This question may not have crossed your mind until now; however, it is a thinker, wouldn’t you say? The common individual seems to use the two interchangeably. Even someone who frequently deals with the two may not know the difference. Is your sidewalk made of concrete or cement? Is that highway made of concrete or cement? What about a dam?
As a matter of fact, each of those is a trick question. The answer is all of the above. The distinct difference between concrete and cement is cement is a component of concrete, while concrete is the end result of a mix of cement and a few other components.
Cement is a mixture itself. It is most often made up of limestone, clay, shells, and sand. The collection of ingredients is combined with iron ore and crushed at extreme temperatures to become cement. Temperatures will be around 2,500° F. Cement has soil-like look. An obvious distinction between cement and concrete is that cement is soft, while concrete is rock solid. For instance, certainly you’ve seen someone spread cement while building a structure. Perhaps between bricks to create a lengthy adhesion.
Many people mistaken concrete trucks for cement trucks. The revolving cylindrical container or “barrel” that you see attached to trucks actually contains concrete, rather than cement. You often see these concrete trucks on site with workers so they can lay the concrete to build a parking garage or a highway.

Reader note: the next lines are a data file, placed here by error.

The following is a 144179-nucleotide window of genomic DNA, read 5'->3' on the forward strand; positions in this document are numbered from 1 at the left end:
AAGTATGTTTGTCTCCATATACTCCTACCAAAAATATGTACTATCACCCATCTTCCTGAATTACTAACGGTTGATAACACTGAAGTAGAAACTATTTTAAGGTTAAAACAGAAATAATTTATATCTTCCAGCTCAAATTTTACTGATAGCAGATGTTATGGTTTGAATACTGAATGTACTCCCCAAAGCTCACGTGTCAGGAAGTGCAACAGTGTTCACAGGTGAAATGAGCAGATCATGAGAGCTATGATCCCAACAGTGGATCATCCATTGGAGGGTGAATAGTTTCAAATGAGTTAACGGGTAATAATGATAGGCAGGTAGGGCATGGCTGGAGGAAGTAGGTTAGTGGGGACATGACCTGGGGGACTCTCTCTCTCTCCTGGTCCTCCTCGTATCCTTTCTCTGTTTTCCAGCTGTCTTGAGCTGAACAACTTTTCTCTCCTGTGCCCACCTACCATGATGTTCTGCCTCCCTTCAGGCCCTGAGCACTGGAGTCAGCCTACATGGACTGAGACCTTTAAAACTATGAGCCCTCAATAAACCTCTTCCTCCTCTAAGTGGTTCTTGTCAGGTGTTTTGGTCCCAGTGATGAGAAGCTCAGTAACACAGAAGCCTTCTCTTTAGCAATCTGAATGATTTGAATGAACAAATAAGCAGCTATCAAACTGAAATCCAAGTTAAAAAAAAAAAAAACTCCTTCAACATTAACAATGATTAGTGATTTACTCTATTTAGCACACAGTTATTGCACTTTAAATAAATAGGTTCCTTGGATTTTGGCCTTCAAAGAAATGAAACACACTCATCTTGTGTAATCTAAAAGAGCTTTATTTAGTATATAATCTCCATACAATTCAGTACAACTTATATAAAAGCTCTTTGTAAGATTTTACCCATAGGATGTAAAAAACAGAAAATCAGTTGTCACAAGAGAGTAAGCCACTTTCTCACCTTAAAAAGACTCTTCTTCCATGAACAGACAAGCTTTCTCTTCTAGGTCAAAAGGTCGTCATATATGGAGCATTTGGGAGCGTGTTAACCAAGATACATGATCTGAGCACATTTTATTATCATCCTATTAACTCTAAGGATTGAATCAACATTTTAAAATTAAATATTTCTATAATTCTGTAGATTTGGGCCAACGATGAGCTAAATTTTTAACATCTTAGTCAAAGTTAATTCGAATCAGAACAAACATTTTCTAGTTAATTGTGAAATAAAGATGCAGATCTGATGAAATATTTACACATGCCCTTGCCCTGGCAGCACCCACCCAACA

Cement is mixed alongside gravel, sand and water to create concrete.Those are the ingredients within the giant barrel of the concrete truck. Typically, concrete is made up of 10-15% concrete, 60-75% sand and gravel, and 15-20% water (per Concrete Contractors Assn.). The chemical reaction between cement and water is called hydration. The reaction forms the hard-as-rock material known as concrete. In fact, the hydration process continues for a number of years, resulting in a stronger surface over time. For this reason, concrete is trusted to carry tremendous weights and withstand major pressures without really ever wearing.
So, now you know. Even if you never lay concrete yourself, at least you can prove your friend wrong when he/she points out a “cement truck” driving down the road. It’s an all too common mix-up; however, the difference between cement and concrete truly is simple. You can have cement without concrete, but you cannot have concrete without cement. Cement helps make concrete.